In 1921 British politician Alfred Mond, visiting Palestine, said ‘our sanctuary, our Temple, we will construct as an everlasting building’. Yisrael Medad shows how, although Mond was plainly talking figuratively not literally, expressing his hopes for the rebirth of a nation. Arab political entrepreneurs, most notably the Grand Mufti, Haj Amin Al-Husayni, seized upon these remarks and throughout the 1920s employed them as a successful aid to political mobilisation, as fodder for anti-Zionist propaganda, and as a goad to violence. Still today, Mond’s remarks form part of the false narrative that ‘Al-Aqsa is under threat from the Jews’.
Today, one often hears the false charge that Israel is ‘building tunnels under the Temple Mount‘, or that, ‘The Al-Aqsa Mosque is in danger of being bombed and destroyed. This is a true and serious Zionist threat’. There are dire warnings about how the ‘Jews invade the Mosque’ and even that Jews are ‘injecting chemical substances into the walls of the mosque in order to cause its corrosion’. This article examines one of the lesser-known origins of these myths and legends: remarks of the British politician Alfred Mond in 1921 which, though he subsequently clarified them, were purposefully distorted by the Arab leadership as a justification for violence for decades after.
Who was Alfred Mond?
Sir Alfred Moritz Mond (1868 – 1930), industrialist, plutocrat, politician and philanthropist, knighted as the 1st Baron Melchett, was born to parents who had immigrated to Great Britain from Germany. Although both his parents were born of Jewish parents, they did not consider themselves practicing Jews and he was not raised as a Jew. His wife, Violet (sister of the Foreign Office muralist Sigismund Christian Hubert Goetze), was also of Jewish heritage but her parents had converted. They were married in the Anglican Church and the children were raised as Christians.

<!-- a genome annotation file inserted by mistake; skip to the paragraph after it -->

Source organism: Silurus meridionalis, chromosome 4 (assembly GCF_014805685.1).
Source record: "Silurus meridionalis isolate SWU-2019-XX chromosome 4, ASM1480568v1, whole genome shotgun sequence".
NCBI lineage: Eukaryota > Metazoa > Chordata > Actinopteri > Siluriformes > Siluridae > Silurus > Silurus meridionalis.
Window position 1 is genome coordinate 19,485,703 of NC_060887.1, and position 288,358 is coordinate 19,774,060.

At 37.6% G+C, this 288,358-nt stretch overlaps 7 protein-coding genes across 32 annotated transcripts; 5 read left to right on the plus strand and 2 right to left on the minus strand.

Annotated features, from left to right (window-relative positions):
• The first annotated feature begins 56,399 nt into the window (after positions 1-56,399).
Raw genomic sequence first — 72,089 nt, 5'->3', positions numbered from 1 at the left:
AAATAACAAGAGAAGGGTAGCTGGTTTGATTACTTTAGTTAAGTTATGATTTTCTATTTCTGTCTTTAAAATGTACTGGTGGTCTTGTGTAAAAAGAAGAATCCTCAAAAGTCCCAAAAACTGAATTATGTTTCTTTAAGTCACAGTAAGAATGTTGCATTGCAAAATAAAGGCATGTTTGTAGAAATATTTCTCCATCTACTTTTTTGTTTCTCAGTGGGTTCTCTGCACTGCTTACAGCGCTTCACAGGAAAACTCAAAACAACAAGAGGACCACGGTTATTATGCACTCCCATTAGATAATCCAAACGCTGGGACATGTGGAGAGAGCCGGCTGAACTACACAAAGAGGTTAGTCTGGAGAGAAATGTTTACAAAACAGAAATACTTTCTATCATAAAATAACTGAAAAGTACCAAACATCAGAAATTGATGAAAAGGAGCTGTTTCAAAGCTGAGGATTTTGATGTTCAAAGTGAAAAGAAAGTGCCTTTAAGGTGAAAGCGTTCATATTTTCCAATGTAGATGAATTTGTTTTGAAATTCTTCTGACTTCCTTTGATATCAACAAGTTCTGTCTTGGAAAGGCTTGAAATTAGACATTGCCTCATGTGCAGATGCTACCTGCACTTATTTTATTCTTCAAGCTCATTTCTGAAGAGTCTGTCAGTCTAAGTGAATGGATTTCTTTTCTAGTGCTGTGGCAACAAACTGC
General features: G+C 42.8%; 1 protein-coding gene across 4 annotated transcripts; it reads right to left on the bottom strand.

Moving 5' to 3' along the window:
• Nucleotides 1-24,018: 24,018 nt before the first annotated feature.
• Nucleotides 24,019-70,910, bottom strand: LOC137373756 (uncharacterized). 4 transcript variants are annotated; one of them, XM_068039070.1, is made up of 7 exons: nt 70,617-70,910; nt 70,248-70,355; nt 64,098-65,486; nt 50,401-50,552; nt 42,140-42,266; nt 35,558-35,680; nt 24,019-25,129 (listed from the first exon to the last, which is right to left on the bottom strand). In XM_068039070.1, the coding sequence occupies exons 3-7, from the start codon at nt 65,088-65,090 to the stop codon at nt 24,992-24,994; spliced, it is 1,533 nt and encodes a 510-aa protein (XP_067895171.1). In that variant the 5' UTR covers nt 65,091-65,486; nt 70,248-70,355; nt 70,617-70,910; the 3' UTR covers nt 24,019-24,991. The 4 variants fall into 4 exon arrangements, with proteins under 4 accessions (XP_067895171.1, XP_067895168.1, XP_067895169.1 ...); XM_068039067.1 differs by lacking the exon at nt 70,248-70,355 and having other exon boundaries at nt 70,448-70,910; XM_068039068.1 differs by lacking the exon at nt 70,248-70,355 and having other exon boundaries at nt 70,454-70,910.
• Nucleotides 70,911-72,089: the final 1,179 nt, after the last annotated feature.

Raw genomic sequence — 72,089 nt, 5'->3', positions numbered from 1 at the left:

Mond’s father, Ludwig, was a chemist and had emigrated from Germany to England in 1862. He developed a process for processing soda ash and later, another for extracting nickel. After founding a chemical engineering firm he became extremely wealthy in that he discovered that adding 3.5 per cent nickel to steel greatly increased its strength. Alfred was a director in his father’s businesses and expanded them. In 1926, he brought about the merger of four separate companies to form Imperial Chemical Industries (ICI), one of the world’s largest industrial corporations at the time and became its first chairman. He was one of the wealthiest Englishmen at the time.
He involved himself in politics and sat as Liberal Member of Parliament from 1906 to 1923, becoming a member of David Lloyd George’s government as First Commissioner of Works from 1916 to 1921 and Minister of Health (with a seat in the cabinet) from 1921 to 1922. He then switched party and sat in Parliament from 1924 to 1928. Upon his death the obituary of The Times noted he had triumphed over ‘a bad voice, a bad delivery, and a presence unimpressive to all but the caricaturists’.
Although not identifying as Jewish, nevertheless, Mond was frequently the victim of antisemitic attacks in Parliament. T.S. Elliot’s poem, ‘A Cooking Egg‘, published in 1920, includes these lines: ‘I shall not want Capital in Heaven, For I shall meet Sir Alfred Mond: We two shall lie together, lapt / In a five per cent Exchequer Bond,’ and he was targeted by Henry Hamilton Beamish (an early promoter of the Madagascar Plan for Jewish deportation to that island of the east coast of Africa) and his The Britons group which, in a poster, ‘The Jews’ Whose Who’, attacked Mond as a traitor to England.
Mond and Zionism
In the wake of the Balfour Declaration, he adopted the Zionist cause with fervor even though, according to Edwin Montagu’s October 1917 letter to the Cabinet (NA CAB21/58, ‘The Future of Palestine’), he had been previously opposed or, perhaps, non-supportive. He eventually became President of the British Zionist Foundation, invested in Pinchas Rutenberg’s Electric Corporation and he was a signee on the Keren Hayesod Manifesto, published on 24 December 1920 in the Jewish Chronicle, having been appointed Chairman of the Zionist fundraising instrument at the beginning of the month. At an event in Manchester in the first week of December, he was obliged to address a charge that appeared in the Morning Post that the Zionist was demanding a decisive role in the appointment of the High Commissioner.